As a kid, I was enthralled by real-time strategy games like Starcraft, Command & Conquer, and Age of Empires. I always wanted to play them with my friends, but back in those days that was easier said than done—the internet was a hassle to use, and most of my friends didn’t even have access to it. We’d have to physically carry our computers to one another’s house in order to play together (RIP, LAN parties). My solution was to try and recreate the enjoyment of a real-time strategy game with pen & paper. First, I designed a ton of units, weapons, and buildings. Then I created a huge map on several sheets of graph paper, complete with various types of terrain and control points.

Each of my friends had their own version of the same map with “fog of war” that would obscure the parts of the map that they personally had not explored. Of course, since there was no computer to run the game, I played the role of the gamemaster. I was the only person with access to the “master map” that showed where everyone’s units were without any fog of war. So, as each player took their turns, I would relay to them what they saw as they opened up more of the map, and I would be the one to resolve all combats. I would send messages and status updates to each of the players by slipping notes into their lockers in between classes.

This ended up being the game’s downfall. I’d taken too much responsibility onto myself. I loved playing the gamemaster in tabletop RPGs, and I had assumed this would be no different, but boy, was I wrong! It took a lot of time to sort out all of the players’ orders and commands, even in a turn-based game. Since all of my friends were competing with one another, remaining balanced and impartial was somewhat stressful. It was fun at first, but eventually I burned out. I eventually decided that one of my friends had “won” the game despite not giving any clear victory conditions ahead of time. (You’re welcome, Chris.)

Brad Andres

One of my earliest game designs that I can remember was a game that put players in charge of a power company. The catch was that they needed to send their workers off to collect electricity from roaming thunderclouds. I was hoping that the decision points would cause players to find ways to navigate the terrain and figure out the most efficient way to ferry electricity back to their home base. In practice, however, the mechanic that caused the clouds to move required more maintenance to keep it working than was fun for the players. And, because it was easier to simply wait for clouds to come to you, players did not engage in the main mechanic.

At the time, I was pretty disappointed that the design didn't work, since it seemed like I had such a solid idea in my head for how the game would play. Making this game taught me an important lesson, though: just because it seems like a design works on paper doesn't mean that it will be fun to play or you'll actually be able to engage players to interact with its mechanics.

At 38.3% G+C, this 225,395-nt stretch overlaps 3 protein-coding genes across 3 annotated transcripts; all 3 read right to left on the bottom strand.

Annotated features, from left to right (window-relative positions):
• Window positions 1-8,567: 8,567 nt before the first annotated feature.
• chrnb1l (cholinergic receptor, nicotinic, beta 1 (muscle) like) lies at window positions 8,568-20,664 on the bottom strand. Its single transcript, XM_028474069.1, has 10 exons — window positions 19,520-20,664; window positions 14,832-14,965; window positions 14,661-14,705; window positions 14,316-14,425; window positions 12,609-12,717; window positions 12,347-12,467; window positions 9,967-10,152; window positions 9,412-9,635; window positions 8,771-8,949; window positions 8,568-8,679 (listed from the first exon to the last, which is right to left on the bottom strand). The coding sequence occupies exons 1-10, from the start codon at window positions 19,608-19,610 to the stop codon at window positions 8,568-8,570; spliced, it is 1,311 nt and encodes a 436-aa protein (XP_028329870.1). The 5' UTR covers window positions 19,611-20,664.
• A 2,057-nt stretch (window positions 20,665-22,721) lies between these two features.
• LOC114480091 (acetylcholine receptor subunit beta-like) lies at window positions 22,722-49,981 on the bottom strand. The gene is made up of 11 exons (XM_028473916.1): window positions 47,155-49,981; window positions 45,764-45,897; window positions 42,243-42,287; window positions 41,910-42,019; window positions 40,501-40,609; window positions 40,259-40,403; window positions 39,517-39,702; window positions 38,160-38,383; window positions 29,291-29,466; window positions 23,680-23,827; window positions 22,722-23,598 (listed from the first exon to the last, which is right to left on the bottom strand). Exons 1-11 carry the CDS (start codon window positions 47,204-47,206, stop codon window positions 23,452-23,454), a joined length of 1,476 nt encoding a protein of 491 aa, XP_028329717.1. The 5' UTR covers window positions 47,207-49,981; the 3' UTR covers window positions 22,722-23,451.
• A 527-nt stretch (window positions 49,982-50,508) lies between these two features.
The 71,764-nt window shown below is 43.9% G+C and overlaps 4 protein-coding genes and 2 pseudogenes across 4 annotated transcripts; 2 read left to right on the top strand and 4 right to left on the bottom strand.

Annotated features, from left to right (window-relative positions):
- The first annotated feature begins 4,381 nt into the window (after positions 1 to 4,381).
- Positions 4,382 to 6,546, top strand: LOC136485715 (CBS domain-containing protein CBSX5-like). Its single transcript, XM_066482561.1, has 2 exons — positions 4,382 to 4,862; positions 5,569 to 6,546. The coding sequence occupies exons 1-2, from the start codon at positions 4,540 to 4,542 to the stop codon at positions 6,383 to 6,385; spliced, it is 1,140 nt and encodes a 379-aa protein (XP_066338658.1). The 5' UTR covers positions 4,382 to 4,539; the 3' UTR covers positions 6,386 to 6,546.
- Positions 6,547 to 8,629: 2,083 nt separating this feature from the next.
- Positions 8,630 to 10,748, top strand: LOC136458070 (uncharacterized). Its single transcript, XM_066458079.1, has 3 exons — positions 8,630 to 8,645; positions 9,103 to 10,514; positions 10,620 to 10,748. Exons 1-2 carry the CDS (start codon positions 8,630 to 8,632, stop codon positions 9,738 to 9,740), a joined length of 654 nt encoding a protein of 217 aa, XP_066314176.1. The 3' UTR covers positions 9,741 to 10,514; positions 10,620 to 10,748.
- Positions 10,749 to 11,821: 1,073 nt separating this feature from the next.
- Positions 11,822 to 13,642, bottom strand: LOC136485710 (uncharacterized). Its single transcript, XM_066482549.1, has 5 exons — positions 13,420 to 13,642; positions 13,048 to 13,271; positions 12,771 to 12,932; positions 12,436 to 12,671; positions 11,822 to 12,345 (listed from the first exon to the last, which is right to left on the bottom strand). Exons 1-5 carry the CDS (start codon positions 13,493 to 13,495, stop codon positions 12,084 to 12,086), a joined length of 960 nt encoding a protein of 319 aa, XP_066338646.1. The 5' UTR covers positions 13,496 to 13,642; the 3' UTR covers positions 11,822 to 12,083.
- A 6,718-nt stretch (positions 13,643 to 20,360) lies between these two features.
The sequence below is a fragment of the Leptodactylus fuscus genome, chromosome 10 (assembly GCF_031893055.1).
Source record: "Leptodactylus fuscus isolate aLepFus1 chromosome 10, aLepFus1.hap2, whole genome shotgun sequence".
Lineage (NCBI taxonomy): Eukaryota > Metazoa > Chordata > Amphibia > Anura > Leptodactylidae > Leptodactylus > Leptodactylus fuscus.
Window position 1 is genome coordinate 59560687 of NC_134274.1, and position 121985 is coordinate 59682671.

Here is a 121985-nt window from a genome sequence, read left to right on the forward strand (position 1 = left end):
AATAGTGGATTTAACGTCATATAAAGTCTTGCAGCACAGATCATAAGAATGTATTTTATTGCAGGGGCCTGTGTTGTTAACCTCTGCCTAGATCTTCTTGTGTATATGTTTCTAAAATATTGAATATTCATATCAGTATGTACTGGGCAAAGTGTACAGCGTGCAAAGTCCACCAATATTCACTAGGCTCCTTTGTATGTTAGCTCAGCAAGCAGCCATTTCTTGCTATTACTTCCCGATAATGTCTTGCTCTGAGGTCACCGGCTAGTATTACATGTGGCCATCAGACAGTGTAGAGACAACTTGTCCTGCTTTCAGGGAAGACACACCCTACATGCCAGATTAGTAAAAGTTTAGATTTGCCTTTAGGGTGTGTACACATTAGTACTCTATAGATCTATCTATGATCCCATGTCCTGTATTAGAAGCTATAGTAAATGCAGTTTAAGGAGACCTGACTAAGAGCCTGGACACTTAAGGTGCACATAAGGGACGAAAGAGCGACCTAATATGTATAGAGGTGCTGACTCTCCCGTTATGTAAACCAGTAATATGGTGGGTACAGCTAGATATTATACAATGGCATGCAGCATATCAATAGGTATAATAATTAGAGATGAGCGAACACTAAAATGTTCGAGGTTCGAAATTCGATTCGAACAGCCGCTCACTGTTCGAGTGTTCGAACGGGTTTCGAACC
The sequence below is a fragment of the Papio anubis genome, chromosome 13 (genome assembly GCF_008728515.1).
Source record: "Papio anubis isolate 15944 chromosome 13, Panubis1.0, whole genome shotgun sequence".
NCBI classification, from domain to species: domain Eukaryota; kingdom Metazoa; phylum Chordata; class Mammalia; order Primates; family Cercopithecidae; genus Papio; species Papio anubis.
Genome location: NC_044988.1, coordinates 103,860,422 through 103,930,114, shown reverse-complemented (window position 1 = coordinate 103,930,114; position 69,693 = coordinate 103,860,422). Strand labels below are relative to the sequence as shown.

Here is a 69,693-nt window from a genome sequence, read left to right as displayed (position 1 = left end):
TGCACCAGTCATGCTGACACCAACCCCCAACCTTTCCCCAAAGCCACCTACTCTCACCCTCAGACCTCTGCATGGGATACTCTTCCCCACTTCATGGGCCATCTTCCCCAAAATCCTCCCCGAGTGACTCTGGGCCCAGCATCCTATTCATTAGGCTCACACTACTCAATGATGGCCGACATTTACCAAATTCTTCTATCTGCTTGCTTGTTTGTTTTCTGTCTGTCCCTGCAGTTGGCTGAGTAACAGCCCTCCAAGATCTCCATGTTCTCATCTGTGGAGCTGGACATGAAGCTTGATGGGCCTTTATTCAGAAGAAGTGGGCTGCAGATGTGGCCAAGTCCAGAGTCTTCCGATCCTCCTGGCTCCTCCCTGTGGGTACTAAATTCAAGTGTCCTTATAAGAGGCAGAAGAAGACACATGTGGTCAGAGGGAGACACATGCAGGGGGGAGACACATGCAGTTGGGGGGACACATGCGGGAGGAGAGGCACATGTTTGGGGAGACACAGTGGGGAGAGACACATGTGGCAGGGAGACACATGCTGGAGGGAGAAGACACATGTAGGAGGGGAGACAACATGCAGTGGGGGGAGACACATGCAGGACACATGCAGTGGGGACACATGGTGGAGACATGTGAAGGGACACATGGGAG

Nate French

Wow, this topic takes me way back to 7th grade. I designed a monster fighting game that involved drawing a monster on one half of a sheet of paper, putting its health and gold at the top of the other side, and then beneath these two stats was a column with the numbers 2–12. There was a list of starting attacks, weapons, spells and powers a monster could choose from, and the player could assign these to each of the numbers as they saw fit. There were bonuses available to starting health, gold, and powers depending on how cool the monster’s drawing was.

Gameplay was pretty simple. On a player’s turn, they rolled two six-sided dice and resolved the attack or power or ability in that slot. Some damaged the other monster, some healed you, and other special effects like re-rolls or defenses against a specific opponent's attacks were also available. If you beat the other monster, you got all its gold, but the other monster could always resign at any time and then you only got ten gold for winning the fight. There were even upgrades to the abilities and weapons that could be purchased from the store if your monster saved up enough gold.

I initially made the game to pass the time in study hall: I’d make up two monsters and watch them fight each other. A friend eventually got in on it, and then a few more. Before we knew it, there were a LOT of people in the school playing the game, including kids I had never even talked to before. At one point, someone came up and asked if I played the monster game, and had a monster with attacks and powers that weren’t even part of the system… and yes, they were OP beyond belief! As with most things in Junior High, the monster game fad passed quickly, but it was fun while it lasted!

It bothered me a little at the time that people were making up their own items and powers for the game, but I can see now that they were doing it because they were really having fun with the game. This experience helped me realize an important fact that is a tenet of professional game design: after you release a game to an audience, it becomes as much their game as yours.

We hope you enjoyed this edition of the Designer Journal and that our designers' stories of their earliest games inspires any amateur game designers out there to keep creating. Until next time!